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 user 2010-11-10 at 8:08:31 am Views: 47
  • #24290


    plans to stop supplying printers, cameras and scanners to Dell
    Computer, citing that company’s intention to enter the printer business.

    spokeswoman Diane Roncal told CNET News.com that the company notified
    Dell of its plans on Tuesday morning.”The basis for the relationship is
    no longer valid, given the company’s intent to sell Dell-branded
    printers,” Roncal said.Roncal said Dell’s business represented an
    “insignificant” portion of HP’s total printing and imaging business,
    equal to only a few days’ sales per year. Roncal said the company is in
    discussions with other resellers to pick up the sales.Dell currently
    offers HP’s printers, scanners and digital cameras as well as its
    Jornada handhelds for sale on the Dell Web site. It has been widely
    speculated that Dell is planning to enter the printer business, although
    the company has not laid out its plans.

    Dell spokesman Mike Maher said the company was surprised by HP’s move.
    befuddled that the mere possibility of us entering the printer business
    would make them so nervous,” Maher said. “It seems counterintuitive
    that in this market you would want to make it harder for customers to
    get your products.”The move will have no material impact on Dell’s
    finances, Maher said. The PC maker, he said, has direct relationships
    with Xerox, Lexmark, Canon and Brother, and if customers want HP
    printers, Dell will continue to offer them by purchasing them through
    the distribution channel.

    Dell is still evaluating its options as
    far as its own brand of printers is concerned, Maher said. Dell
    President Kevin Rollins told the Austin American-Statesman last week
    that the company is likely to be in the market by the end of the
    year.”My guess is sometime soon, you’ll see us in the printer
    business…with a Dell-branded printer. Probably by the end of the year,
    you’ll see something,” Rollins said.HP, the world’s largest printer
    maker, and Dell, now the No. 2 PC maker behind HP, once enjoyed a fairly
    close relationship when it came to printers. Dell was one of HP’s
    largest sales outlets, according to sources. HP resellers often
    expressed dismay over the relationship because assisting Dell, they
    said, potentially cut into their own business.Since the HP-Compaq merger
    was announced, however, Dell has increasingly begun to buy printers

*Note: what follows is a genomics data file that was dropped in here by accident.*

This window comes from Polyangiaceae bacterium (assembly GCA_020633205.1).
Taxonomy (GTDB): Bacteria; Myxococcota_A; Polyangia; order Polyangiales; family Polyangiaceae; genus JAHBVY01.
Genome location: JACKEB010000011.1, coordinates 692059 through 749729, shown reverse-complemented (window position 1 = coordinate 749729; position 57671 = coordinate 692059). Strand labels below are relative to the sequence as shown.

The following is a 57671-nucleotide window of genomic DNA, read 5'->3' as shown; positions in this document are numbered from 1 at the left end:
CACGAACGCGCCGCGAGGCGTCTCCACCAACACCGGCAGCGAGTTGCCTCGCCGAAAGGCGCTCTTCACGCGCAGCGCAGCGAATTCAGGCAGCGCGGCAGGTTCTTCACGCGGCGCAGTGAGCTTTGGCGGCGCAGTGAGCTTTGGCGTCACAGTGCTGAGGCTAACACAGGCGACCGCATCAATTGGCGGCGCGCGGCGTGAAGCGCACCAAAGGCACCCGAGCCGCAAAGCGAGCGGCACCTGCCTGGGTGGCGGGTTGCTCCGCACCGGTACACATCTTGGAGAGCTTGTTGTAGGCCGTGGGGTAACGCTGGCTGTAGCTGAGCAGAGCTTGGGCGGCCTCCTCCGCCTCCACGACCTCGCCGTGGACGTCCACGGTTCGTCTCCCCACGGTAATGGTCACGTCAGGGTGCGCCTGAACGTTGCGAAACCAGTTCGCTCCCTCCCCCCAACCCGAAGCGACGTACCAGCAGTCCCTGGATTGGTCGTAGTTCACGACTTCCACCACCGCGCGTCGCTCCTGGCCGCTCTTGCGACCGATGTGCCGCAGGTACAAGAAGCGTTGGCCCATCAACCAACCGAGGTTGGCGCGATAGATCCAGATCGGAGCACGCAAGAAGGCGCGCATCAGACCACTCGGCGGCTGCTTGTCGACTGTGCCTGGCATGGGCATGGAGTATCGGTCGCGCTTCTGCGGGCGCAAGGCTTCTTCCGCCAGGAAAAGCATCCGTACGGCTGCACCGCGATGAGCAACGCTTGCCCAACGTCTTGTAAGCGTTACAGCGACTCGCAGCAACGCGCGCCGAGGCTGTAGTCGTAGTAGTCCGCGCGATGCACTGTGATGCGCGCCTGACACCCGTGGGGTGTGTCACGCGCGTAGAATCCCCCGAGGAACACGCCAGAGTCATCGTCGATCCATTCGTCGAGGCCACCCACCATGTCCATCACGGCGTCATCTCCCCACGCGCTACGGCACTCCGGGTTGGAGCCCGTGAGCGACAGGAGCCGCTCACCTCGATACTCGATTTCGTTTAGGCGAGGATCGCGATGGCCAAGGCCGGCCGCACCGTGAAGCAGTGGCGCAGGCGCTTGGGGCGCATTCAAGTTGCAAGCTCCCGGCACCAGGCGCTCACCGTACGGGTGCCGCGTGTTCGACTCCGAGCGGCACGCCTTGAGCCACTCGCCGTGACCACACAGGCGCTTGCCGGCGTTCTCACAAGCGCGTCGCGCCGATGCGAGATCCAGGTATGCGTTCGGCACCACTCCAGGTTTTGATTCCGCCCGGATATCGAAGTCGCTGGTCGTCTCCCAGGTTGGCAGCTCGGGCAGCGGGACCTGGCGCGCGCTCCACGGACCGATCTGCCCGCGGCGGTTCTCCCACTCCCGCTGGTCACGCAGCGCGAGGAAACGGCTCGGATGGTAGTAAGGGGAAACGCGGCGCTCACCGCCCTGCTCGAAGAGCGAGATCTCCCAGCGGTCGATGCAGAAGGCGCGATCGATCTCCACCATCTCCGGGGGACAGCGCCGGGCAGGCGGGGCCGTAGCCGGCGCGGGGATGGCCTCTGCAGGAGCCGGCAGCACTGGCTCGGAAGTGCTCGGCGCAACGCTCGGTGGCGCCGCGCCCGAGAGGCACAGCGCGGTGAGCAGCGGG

from Lexmark and other HP competitors. In a similar fashion, after
    Compaq bought Digital in 1998, Dell replaced Digital as its field
    service provider.Dell began selling HP products in 1998.

    Both PC makers lose
    say that the relationship between the two companies, while contentious
    at times, had offered benefits to both.”Both companies are going to
    suffer from this,” said Gary Peterson, director of research for market
    researcher ARS. “Dell, like it or not, is a pretty big reseller of HP
    products. HP is going to miss that.”At the same time, Peterson said, HP
    has been a significant supplier to Dell and noted that it owes a
    fraction of its PC sales to the fact that it has been able to bundle HP
    printers.”Dell is going to be missing HP a great deal,” he said.It’s too
    early to predict how Dell would fare with its printers, said Bear
    Stearns analyst Andy Neff.”This is still a war on paper only at this
    point–Dell does not have printers yet (and it) needs to detail its
    plans and execute those plans,” Neff said in a note to clients.

    Lynch analyst Steven Milunovich estimated that HP printers sold through
    Dell represent approximately 3 percent of HP’s $9 billion in imaging
    hardware sales, but said that other partners could quickly make up for
    that $300 million in lost sales.

    Lucrative ink sales are Dell’s
    key motivation for entering the printer market, but Milunovich
    questioned whether Dell would be able to persuade consumers to buy
    printer cartridges by phone or over the Internet.”The vast majority of
    supplies are bought through retail, not over the Web,” Milunovich
    said.However, Neff said that it may be premature to count Dell out.”As
    to the conventional thinking that ‘no one will buy ink cartridges
    direct,’ one could have said the same about PCs 10 years ago,” Neff

    Lexmark is likely on the short list of companies with which
    Dell might partner, a list that could also include Xerox, Epson and
    Canon, Neff said. “Dell will push for favorable economic terms from a
    vendor and may choose more than one vendor (i.e., one for laser, one for
    inkjet).”Peterson said he expects Dell to offer both inkjet and laser
    printers under its own brand, and to aim largely for low-end models that
    it can bundle with its PCs.”They are going to have a minimal impact on
    the market,” Peterson said. “What people don’t understand is that HP is
    the Microsoft of the printer world. To think that Dell is going to get
    even 10 percent of the market is preposterous.”